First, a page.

SUITLAND – The soft thunder of demolition echoed in the background as Monty Cooper, chair of the Board of Directors for the Redevelopment Authority (RDA) of Prince George’s County, spoke at the groundbreaking for the Towne Square at Suitland Federal Center. “It’s a great sound,” he said. It was fitting backdrop as state and county […]
SUITLAND – The soft thunder of demolition echoed in the background as Monty Cooper, chair of the Board of Directors for the Redevelopment Authority (RDA) of Prince George’s County, spoke at the groundbreaking for the Towne Square at Suitland Federal Center.
“It’s a great sound,” he said.
It was fitting backdrop as state and county officials gathered in Suitland on Nov. 16 to mark the beginning of construction of a town center 20 years in the making.
The development, which will be certified as a sustainable site, will include 895 residential apartment housing units and single-family attachment homes, 98,000 square feet of new retail and a 50,000 square foot performing arts center. The $400 million project could create an estimated 12,000 construction jobs.
The development is within a mile of the Suitland Metro station and next to the Suitland Federal Center, which includes the U.S. Census Bureau, the Naval Maritime Intelligence Center, National Oceanic and Atmospheric Administration satellite operations and the Bureau of Economic Analysis.
“The people of Suitland, the people of Prince George’s County, we deserve this kind of development,” Cooper said. “This is our time for greatness.”
This project is unique in that the county government, through the RDA, acted as the master developer after the county was unable to attain a private developer interested in the project for a “reasonable price.”
Cooper said since 2000, it has taken RDA more than 160 property acquisitions to consolidate the site and has demolished 650 units of blighted residential housing.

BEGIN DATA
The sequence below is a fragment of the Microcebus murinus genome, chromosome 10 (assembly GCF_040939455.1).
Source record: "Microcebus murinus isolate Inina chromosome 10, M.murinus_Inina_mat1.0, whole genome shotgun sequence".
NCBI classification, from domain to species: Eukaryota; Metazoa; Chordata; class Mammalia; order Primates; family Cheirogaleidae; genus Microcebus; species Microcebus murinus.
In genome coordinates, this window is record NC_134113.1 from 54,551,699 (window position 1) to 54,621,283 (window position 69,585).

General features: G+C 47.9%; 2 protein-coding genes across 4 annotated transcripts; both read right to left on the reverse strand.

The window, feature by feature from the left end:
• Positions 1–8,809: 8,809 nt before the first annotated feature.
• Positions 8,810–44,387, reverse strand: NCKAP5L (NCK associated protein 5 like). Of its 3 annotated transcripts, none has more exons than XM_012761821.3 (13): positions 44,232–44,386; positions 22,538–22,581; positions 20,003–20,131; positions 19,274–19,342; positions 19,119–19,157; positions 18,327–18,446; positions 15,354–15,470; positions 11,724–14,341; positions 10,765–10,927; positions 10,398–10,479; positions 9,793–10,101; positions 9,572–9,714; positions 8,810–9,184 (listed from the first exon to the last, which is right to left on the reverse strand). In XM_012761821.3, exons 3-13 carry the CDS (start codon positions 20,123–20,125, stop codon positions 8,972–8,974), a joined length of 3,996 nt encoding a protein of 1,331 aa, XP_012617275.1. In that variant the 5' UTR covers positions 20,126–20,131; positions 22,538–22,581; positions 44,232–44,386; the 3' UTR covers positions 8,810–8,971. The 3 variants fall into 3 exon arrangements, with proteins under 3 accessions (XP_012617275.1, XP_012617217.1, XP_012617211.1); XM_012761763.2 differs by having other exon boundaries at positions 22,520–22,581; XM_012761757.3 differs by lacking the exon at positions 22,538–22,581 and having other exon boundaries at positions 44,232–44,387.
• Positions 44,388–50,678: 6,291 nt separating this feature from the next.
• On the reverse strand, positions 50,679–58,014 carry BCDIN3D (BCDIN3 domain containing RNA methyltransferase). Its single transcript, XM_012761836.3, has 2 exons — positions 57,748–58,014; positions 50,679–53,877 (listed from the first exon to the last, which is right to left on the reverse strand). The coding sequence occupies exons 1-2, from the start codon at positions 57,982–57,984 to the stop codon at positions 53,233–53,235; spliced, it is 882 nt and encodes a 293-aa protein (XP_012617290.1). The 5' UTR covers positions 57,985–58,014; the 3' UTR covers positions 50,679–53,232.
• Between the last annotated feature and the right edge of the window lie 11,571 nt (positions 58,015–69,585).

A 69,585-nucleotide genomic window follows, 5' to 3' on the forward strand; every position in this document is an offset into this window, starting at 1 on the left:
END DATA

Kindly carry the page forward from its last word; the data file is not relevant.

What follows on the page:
Multiple speakers recognized the work the late Wayne Curry, Prince George’s County Executive from 1994 to 2002, did to instigate the project.
“It was Wayne Curry who invested in this community when people said, ‘have you lost your mind?’” County Executive Rushern Baker, III said. “He understood the opportunities that were waiting in this vibrant, great community.”
Baker said due to the crime and unemployment rates in the area in the late 1990s and early 2000s, the county had difficulty attracting developers for the project. Curry then allocated $50 million toward the town center.
After two failed proposals from private developers, Tom Himler, deputy chief administrative officer for the budget, suggested that the county government could act as the master developer.
“What we care about as a government is the quality of life in the community, and we can take a bigger risk. Soon as we did that, and we started to see some other projects around the county, then the interest from the outside came in.” Baker said. “But what we’ve seen now is that that risk that we took as a county to buy up the properties, to put out a bid, paid off.”
The Revenue Authority is investing $32 million in acquisition for this project, according to Peter Shapiro, executive director of the Revenue Authority.
Councilwoman Karen Toles, whose district includes Suitland, said the path forward with the project has not always been easy.
“I won’t tell you the stories that we had to endure to move this project forward, but we are here today. I had to use every negotiating tactic in the book,” Toles said. “I didn’t think we would get to this point. This is a day we’re all proud of. Our time is now. The work continues.”
Himler said he anticipates there will be further investment into the development.
“We’re not done yet,” he said. “The goal is to continue to put a little bit more money in acquisition, so we have enough property acquired, so we can change not just here, but we want to get a presence on Silver Hill too.”
He said the Revenue Authority will build, construct, manage, build and own an apartment building.
“All of this is about trying to change and bring a different demographic,” Himler said. “In order to attract retail, you have to bring up the income levels.”
He said housing prices will likely start at $350,000.
The development will be completed in three phases. The groundbreaking marked the start of the first phase, which includes grading and infrastructure construction, followed by the construction of townhouses and a senior apartment building in the spring. The second phase, which will comprise of the construction of apartments and two Net Zero Energy homes, will begin in 2020. The third phase will focus on the retail space and the performing arts center.
“This will change everything for this community,” Baker said. “The housing prices will rise up, you’ll see a mixed-use development, and this is just the beginning of it.”